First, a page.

Time to give?
We are a generous lot here in the UK. Annually Children in Need and Sports Relief raise record sums of money to help support communities around the UK and overseas, and according to The Sunday Times Giving List the wealthiest 1,000 people in the UK gave £2.66 billion to charity in 2015. Recent figures suggest that nearly 4 out of 5 people in the UK give time or money or both on a regular basis performing charitable, or what is often called, philanthropic actions.
Philanthropy is defined by the Oxford English dictionary as “the desire to promote the welfare of others, expressed especially by the generous donation of money to good causes”. The most conventional modern definition states philanthropy consists of “private initiative for public good, focussing on the quality of life”.
Over the last 6 months there has been some negative press coverage about charities and some of the fund raising methods employed and a report published by the Charity Commission shows that public trust and confidence in charities has dropped for the first time in 10 years. Some charities are consequently having a harder time trying to fulfil their missions where they rely on the flow of funds to do so.
Interestingly there is an area of overlap between philanthropy and charity, but not all charity is philanthropy or vice versa. The difference usually cited is that charity relieves the pains of social problems whereas philanthropy attempts to solve those problems at their root causes — the difference between giving a hungry man a fish and teaching him how to fish for himself.
In our firm, we believe that charity and philanthropy go hand in hand and whilst gifts of money are vital, equally important is the sharing of our time and talents, and each can have a positive impact on both giver and receiver. As many of our clients are charities, individuals and businesses, we can see the merits of philanthropy from every perspective.
I saw a lady recently who was facing a crossroads in her personal life and wanted to embark on a new venture. In her sixties, she was wealthy and had considerable business experience but with no clear heirs, she was struggling to know how she could leave a legacy in the widest sense on her death. With a personal passion for two specific types of charitable causes, she was considering setting up her own charitable foundation but she didn’t know where to start or what her options were. She was particularly concerned about the ability of a smaller charity, a big part of her childhood, to manage large sums of money and was also keen to help in practical ways.
Over the course of several months together we looked closely at the smaller charity, and established some options for her. We helped her get in touch with them and she became involved in their education programme so she could be one of their ambassadors and talk about her experience of how the charity had helped her as a child. She then came on one of our training days we hold for those considering becoming a charity trustee, which gave her the confidence to take up that role and use her business development skills on their behalf.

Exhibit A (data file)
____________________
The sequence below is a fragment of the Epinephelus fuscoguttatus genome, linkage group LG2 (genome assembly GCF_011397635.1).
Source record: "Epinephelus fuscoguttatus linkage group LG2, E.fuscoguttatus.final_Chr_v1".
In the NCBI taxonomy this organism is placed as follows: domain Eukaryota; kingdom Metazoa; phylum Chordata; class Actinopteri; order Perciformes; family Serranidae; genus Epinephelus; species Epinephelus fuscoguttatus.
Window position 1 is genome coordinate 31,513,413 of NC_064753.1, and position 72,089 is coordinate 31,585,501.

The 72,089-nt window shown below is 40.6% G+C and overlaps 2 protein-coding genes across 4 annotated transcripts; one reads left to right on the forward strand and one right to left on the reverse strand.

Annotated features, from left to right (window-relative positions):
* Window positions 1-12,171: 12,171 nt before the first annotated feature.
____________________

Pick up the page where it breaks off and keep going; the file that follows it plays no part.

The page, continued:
UK family businesses are incredibly philanthropic as we found recently when we surveyed 300 of them; over 64% were involved in supporting charitable and community causes in some way. They feel a strong connection either via the family or through their staff to personal causes and want to help. A second generation family business owner with whom we work has set up his own family charitable foundation and donates 10% of his total earnings to it each year. His children are all trustees and are encouraged to take an active role in the decision making and strategy for its future.
Here in our Guildford office we have our own Charles Russell Speechlys Community Fund under the umbrella of the Community Foundation for Surrey to help young people in Surrey to widen their horizons and aspirations. Our employees are enthusiastic supporters of our Fund, and recently our staff panel were delighted to award our first grants to two amazing local projects, Skillway (Warehouse Christian Trust) and The Boileroom Originate CIC and we are looking forward to developing closer links with them as time goes on. We can proudly say that charity really does begin at “home”.
Top tips for getting involved
- Do your homework - Find out what you can about the charity on the Charity Commission Website
- Attend a trustee workshop - Attend a trustee workshop to identify and develop your skills for charitable work
- Set it up yourself - Think about setting up your own charity if needs be but be sure to seek some help to ensure that you meet the necessary requirements.
This article first appeared in Ionger form in Surrey Life September 2016 edition.
Sally Ashford is a partner in Charles Russell Speechlys’ private wealth practice, advising individuals and family business owners on ways to grow and protect family wealth. Sally also acts for many charity clients dealing with all aspects of legacy administration.
If you are interested in advice about becoming a Trustee or want further information about our training days, please contact Sally via email on email@example.com or telephone +44 (0) 1483 252508.
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